From early on Christians had different views about such basic matters as what they believed and how they should worship. These differences eventually led to the Christian community splitting into different churches. The word “Church” can mean a building, or the whole Christian community or, as here, it can mean a Christian denomination (A denomination is a group with shared beliefs and usually a common organisation).
The Great Schism
The first sign of this split appeared in 451 CE, but it took until 1054CE before it became permanent. The main reasons for it were arguments about:
- Where the centre of the Christian Church should be. Western Catholics insisted it should be Rome.
- Who the head of the Christian Church should be. Western Christians said it should be the Pope.
- How Christians should worship. e.g. The Eastern Church thought it was wrong to change the words of holy texts. The Western Church however changed the words of the Nicene Creed. Christians, in the east, also objected to the western practice of using unleavened bread (bread without a raising agent, like yeast) for communion.
The split divided the Christian Church into two – the Western Church and the Eastern Church.;
The Western Church
This became known as the Roman Catholic Church. It was based in Rome and its followers came mainly from western Europe.
The Eastern Church
This became known as the Orthodox Church. It was based in Constantinople (now Istanbul) and its followers came mainly from Eastern Europe, Russia and the eastern Mediterranean. There are however now Orthodox Christians who live in the west and vice versa.
The splits did not end with the Great Schism.
The Western Church – the development of Protestantism
Western Christianity itself became further divided in the 16th century. At that time few Christians could read. Church services were in Latin, so few could understand them and the clergy had little to do with the daily lives of the ordinary people. Many felt that the clergy had also become corrupt.
Some people objected to this and started to protest. They wanted the ordinary people to have a greater understanding of their religion and to be aware of their own personal faith. To do this they felt that the clergy should become less distant and should teach, as Jesus had done in his day. They also wanted to see holy texts, like the Bible, printed in the languages that people spoke, so that they could read them.
This protest movement was the Protestant Reformation. It was not a single movement. Different protest groups formed in different places, with not all of them wanting exactly the same things. These protests ended however with the protestors, and their followers, splitting from the Roman Catholic Church to form the Protestant Church.
A man called Martin Luther began the Protestant Reformation in Germany. Luther was a catholic monk who taught at the University of Wittenburg. He nailed a list to the door of Wittenburg Cathedral of all the things that he thought were wrong with the Catholic Church. (He argued that the words of the bible were more important than those of the clergy. He also said that whether a person would go to heaven depended upon that person’s own faith. Anyone could pray, direct to God, without the need to go through the clergy or obtain the indulgences, which the clergy had been selling. (Indulgences were “merits” which could be bought. They were said to allow a person, to escape God’s punishment for a sin.)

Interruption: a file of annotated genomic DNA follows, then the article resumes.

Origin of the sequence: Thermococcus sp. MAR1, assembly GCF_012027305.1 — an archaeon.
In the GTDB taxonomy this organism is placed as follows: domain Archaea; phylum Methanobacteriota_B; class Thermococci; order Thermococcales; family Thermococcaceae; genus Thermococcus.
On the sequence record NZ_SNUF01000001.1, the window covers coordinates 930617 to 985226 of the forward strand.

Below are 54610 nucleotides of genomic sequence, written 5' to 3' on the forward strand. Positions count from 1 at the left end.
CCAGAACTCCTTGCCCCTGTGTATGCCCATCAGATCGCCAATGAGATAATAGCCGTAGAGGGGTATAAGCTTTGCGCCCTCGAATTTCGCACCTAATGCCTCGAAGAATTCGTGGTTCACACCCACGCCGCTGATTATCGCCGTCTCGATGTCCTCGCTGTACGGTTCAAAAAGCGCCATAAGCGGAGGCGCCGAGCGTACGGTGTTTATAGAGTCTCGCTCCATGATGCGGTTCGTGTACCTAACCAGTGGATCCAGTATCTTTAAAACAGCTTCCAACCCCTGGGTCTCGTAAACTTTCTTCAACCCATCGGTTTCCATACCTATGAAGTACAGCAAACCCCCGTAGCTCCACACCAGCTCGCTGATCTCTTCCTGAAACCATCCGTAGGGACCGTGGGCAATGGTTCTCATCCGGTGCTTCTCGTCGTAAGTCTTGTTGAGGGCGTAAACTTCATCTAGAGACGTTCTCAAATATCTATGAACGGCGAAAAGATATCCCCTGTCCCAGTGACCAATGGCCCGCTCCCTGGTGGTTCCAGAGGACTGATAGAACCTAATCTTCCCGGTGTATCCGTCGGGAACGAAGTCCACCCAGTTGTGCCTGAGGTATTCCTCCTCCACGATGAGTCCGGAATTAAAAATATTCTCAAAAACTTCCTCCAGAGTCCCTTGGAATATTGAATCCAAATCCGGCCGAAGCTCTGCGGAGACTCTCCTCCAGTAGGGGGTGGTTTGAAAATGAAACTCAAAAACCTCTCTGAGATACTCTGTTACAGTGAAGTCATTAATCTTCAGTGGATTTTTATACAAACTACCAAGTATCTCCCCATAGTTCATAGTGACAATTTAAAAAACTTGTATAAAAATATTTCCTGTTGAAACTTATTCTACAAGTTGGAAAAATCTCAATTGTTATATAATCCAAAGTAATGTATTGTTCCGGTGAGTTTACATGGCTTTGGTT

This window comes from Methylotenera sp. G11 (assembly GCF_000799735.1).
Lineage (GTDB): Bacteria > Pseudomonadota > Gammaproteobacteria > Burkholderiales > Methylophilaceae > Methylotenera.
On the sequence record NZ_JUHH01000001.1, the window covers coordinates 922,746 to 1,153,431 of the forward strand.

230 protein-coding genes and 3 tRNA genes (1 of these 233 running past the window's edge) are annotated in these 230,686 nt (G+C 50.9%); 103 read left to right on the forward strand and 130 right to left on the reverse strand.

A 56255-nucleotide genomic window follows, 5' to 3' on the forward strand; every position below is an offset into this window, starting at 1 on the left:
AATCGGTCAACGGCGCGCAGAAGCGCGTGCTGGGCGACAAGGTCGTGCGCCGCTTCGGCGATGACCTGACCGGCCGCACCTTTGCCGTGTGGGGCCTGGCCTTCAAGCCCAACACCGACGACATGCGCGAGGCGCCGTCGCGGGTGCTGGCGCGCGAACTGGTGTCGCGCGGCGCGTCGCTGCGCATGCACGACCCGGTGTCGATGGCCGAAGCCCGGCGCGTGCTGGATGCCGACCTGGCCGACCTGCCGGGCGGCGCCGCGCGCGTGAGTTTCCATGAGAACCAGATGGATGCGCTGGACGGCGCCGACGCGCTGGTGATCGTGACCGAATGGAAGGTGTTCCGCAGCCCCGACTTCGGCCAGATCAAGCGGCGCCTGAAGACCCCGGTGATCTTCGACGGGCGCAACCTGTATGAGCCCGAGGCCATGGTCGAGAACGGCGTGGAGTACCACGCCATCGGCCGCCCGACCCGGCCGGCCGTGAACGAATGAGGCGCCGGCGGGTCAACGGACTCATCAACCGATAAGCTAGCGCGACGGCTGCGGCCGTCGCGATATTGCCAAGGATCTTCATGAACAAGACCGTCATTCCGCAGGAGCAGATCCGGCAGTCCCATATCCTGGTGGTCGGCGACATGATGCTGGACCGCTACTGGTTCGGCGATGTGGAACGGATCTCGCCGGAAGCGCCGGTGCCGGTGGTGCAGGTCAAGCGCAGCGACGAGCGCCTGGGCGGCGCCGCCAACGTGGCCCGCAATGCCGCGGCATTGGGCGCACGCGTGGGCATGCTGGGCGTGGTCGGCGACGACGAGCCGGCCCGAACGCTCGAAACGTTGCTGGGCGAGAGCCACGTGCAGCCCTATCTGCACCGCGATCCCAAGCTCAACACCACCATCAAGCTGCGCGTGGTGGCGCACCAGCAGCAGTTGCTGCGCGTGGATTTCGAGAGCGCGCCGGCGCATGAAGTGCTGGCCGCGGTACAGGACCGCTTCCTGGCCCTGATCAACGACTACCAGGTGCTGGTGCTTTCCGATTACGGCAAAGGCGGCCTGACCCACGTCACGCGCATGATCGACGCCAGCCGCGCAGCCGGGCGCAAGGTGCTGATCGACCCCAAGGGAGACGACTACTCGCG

Luther wrote about his ideas but they also spread, by word of mouth, to places such as Denmark and Sweden as some of his students returned to their homes there.
The Protestant Reformation in France and Switzerland was lead by a French man called John Calvin. He started the College of Geneva. This prepared people to teach about the Bible throughout Europe (and later, from there to the Americas.)
In England the Reformation was different. It happened because King Henry VIII wanted the Pope to end his marriage to Catherine of Aragon, so that he could marry Anne Boleyn. The Pope would not agree to this and tTo get around the problem Henry declared himself head of the Church in England. In this way he enabled himself to go ahead and marry again. When Henry’s daughter, Elizabeth I, became queen this church (the Anglican Church) becoming the established (official) religion of England.
This reform was not the result of and did not cause any great changes in Church belief. It did however result in an order that every church in England should have a Bible written in English (the Miles Coverdale Bible.)
The splits did not end there. The Protestant Church did not remain one body. Its history is one of constant division.
For example about 2,000 people were forced to leave the Anglican Church, following a disagreement about the official Anglican service book (the Book of Common Prayer), and they started the Nonconformist or Free Churches.
The Protestant Church is now thought to consist of about 21,500 different types of Protestant denominations.
The history of the Christian Church is not; however, only one of division. In the 1970’s two Free Churches (the Presbyterian Church and the Congregational Church in England) joined together to become the United Reformed Church.
Also, over the last 40 years the Roman Catholic Church and the Oriental Orthodox Church have been establishing more friendly relations.
The Eastern Church
The original Orthodox Church later divided into the Russian and the Greek Orthodox Churches.
There are three main Christian groups: